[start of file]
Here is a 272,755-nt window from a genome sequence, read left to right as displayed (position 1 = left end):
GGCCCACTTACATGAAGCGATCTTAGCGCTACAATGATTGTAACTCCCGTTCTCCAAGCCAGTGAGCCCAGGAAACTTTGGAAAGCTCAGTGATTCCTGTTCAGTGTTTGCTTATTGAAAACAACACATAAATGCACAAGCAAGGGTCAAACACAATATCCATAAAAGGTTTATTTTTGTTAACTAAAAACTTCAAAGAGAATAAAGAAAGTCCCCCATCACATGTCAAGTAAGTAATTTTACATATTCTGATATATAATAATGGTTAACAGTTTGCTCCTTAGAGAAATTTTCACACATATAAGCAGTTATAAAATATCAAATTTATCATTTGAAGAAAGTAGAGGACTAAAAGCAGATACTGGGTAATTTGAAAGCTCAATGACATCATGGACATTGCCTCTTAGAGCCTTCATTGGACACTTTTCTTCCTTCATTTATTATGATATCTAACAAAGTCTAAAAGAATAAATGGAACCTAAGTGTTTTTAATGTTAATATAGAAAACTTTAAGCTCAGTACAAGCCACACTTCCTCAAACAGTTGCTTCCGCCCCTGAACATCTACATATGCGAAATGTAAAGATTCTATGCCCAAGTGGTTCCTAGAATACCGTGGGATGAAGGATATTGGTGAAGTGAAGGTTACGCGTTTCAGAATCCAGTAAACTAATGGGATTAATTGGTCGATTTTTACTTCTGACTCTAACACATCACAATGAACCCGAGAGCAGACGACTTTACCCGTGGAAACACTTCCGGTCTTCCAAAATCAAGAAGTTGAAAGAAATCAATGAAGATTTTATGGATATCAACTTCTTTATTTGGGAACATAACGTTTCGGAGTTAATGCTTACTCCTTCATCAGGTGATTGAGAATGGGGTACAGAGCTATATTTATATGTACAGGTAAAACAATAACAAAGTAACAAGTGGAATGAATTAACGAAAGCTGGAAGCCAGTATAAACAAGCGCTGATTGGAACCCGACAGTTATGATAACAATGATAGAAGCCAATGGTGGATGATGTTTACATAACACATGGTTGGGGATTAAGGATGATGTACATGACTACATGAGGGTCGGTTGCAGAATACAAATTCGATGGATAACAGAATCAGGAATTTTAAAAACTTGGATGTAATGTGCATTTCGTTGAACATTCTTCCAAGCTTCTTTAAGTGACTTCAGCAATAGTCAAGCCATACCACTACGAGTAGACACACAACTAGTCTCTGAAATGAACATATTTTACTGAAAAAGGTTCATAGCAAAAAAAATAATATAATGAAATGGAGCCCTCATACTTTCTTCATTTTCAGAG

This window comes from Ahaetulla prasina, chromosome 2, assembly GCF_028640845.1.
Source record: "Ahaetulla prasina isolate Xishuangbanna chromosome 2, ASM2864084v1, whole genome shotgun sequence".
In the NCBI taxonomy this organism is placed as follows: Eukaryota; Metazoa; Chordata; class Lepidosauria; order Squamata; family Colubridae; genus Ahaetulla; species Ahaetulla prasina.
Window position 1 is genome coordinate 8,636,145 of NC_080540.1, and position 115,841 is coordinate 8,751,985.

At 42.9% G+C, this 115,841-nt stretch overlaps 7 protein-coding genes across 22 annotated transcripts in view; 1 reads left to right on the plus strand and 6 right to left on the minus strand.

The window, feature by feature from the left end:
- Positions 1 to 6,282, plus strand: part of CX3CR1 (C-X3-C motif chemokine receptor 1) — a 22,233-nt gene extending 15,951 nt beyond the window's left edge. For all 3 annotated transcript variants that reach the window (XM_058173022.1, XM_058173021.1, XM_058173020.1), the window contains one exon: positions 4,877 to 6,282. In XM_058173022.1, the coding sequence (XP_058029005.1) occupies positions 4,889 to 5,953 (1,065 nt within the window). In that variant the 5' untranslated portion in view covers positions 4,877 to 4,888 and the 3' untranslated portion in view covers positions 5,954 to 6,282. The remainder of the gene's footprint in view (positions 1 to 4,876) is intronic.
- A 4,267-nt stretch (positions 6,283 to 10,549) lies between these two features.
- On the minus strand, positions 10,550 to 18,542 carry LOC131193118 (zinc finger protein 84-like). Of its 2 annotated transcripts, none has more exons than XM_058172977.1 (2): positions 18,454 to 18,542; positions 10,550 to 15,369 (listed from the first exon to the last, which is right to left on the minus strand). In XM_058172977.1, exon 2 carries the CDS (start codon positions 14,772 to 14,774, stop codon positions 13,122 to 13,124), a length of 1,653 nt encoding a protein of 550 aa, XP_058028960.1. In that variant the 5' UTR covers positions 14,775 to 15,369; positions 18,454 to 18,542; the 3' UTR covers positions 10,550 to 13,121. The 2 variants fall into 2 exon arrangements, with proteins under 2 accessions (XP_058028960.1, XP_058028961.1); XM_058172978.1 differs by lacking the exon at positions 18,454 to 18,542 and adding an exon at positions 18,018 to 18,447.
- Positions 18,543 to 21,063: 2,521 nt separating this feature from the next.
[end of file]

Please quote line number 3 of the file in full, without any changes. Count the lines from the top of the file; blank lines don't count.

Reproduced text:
This window comes from Ahaetulla prasina, chromosome 2, assembly GCF_028640845.1.